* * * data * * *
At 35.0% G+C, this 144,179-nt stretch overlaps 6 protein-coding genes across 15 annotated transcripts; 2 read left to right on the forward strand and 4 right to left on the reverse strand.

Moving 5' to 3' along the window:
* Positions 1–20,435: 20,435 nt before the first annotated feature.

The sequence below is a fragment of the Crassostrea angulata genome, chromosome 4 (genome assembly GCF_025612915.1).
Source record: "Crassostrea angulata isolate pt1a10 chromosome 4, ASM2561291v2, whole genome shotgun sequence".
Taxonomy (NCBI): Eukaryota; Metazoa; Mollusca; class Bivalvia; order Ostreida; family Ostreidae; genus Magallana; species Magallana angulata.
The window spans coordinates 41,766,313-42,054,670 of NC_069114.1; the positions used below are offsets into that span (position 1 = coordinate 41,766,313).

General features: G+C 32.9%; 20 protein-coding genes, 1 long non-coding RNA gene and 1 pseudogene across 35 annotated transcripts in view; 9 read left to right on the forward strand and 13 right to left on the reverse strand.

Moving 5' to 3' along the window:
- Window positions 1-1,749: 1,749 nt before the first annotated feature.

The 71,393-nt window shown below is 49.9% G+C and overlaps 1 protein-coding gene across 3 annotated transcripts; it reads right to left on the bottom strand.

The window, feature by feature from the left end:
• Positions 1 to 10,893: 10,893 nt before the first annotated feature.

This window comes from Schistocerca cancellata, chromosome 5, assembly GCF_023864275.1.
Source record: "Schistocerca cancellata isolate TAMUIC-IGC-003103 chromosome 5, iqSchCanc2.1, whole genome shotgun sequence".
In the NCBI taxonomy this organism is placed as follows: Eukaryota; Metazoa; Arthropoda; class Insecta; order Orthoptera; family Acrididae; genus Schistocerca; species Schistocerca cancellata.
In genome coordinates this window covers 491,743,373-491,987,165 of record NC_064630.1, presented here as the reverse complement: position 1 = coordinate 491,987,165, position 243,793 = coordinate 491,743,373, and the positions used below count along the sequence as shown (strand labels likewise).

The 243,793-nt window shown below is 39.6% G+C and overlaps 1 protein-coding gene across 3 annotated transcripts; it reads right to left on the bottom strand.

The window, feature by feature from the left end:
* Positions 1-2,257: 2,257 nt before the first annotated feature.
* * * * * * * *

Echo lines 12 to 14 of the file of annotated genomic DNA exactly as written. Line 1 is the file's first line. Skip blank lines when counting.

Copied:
The window, feature by feature from the left end:
• Positions 1 to 10,893: 10,893 nt before the first annotated feature.

This window comes from Schistocerca cancellata, chromosome 5, assembly GCF_023864275.1.